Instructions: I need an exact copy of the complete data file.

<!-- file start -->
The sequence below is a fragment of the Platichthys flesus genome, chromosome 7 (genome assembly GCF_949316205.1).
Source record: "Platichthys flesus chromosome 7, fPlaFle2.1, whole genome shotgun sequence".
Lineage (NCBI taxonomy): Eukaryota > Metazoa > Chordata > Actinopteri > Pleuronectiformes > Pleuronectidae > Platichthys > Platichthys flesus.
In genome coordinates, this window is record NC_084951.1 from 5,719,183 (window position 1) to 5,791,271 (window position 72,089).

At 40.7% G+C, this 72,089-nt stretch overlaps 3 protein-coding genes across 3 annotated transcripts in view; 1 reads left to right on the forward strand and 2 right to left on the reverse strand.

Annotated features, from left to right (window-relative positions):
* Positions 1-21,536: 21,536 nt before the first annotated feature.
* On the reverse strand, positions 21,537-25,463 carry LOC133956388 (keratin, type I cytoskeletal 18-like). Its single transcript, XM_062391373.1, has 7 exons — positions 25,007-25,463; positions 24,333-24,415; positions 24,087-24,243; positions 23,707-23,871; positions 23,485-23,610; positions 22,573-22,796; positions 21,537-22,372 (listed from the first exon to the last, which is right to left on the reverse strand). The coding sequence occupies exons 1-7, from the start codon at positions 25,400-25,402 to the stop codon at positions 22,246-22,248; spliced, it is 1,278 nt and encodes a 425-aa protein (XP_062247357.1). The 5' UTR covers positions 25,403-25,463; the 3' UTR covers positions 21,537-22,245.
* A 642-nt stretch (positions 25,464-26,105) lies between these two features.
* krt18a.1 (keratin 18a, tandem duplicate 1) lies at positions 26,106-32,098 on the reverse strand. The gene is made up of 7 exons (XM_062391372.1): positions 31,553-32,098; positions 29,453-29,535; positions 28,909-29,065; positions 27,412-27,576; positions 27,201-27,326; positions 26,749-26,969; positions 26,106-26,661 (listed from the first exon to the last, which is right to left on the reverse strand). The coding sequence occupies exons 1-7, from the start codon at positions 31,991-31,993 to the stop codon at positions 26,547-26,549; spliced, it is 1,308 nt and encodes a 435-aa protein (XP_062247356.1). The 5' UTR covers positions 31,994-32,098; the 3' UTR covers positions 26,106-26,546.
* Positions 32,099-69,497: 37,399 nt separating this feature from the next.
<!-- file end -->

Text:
The sequence below is a fragment of the Platichthys flesus genome, chromosome 7 (genome assembly GCF_949316205.1).
Source record: "Platichthys flesus chromosome 7, fPlaFle2.1, whole genome shotgun sequence".
Lineage (NCBI taxonomy): Eukaryota > Metazoa > Chordata > Actinopteri > Pleuronectiformes > Pleuronectidae > Platichthys > Platichthys flesus.
In genome coordinates, this window is record NC_084951.1 from 5,719,183 (window position 1) to 5,791,271 (window position 72,089).

At 40.7% G+C, this 72,089-nt stretch overlaps 3 protein-coding genes across 3 annotated transcripts in view; 1 reads left to right on the forward strand and 2 right to left on the reverse strand.

Annotated features, from left to right (window-relative positions):
* Positions 1-21,536: 21,536 nt before the first annotated feature.
* On the reverse strand, positions 21,537-25,463 carry LOC133956388 (keratin, type I cytoskeletal 18-like). Its single transcript, XM_062391373.1, has 7 exons — positions 25,007-25,463; positions 24,333-24,415; positions 24,087-24,243; positions 23,707-23,871; positions 23,485-23,610; positions 22,573-22,796; positions 21,537-22,372 (listed from the first exon to the last, which is right to left on the reverse strand). The coding sequence occupies exons 1-7, from the start codon at positions 25,400-25,402 to the stop codon at positions 22,246-22,248; spliced, it is 1,278 nt and encodes a 425-aa protein (XP_062247357.1). The 5' UTR covers positions 25,403-25,463; the 3' UTR covers positions 21,537-22,245.
* A 642-nt stretch (positions 25,464-26,105) lies between these two features.
* krt18a.1 (keratin 18a, tandem duplicate 1) lies at positions 26,106-32,098 on the reverse strand. The gene is made up of 7 exons (XM_062391372.1): positions 31,553-32,098; positions 29,453-29,535; positions 28,909-29,065; positions 27,412-27,576; positions 27,201-27,326; positions 26,749-26,969; positions 26,106-26,661 (listed from the first exon to the last, which is right to left on the reverse strand). The coding sequence occupies exons 1-7, from the start codon at positions 31,991-31,993 to the stop codon at positions 26,547-26,549; spliced, it is 1,308 nt and encodes a 435-aa protein (XP_062247356.1). The 5' UTR covers positions 31,994-32,098; the 3' UTR covers positions 26,106-26,546.
* Positions 32,099-69,497: 37,399 nt separating this feature from the next.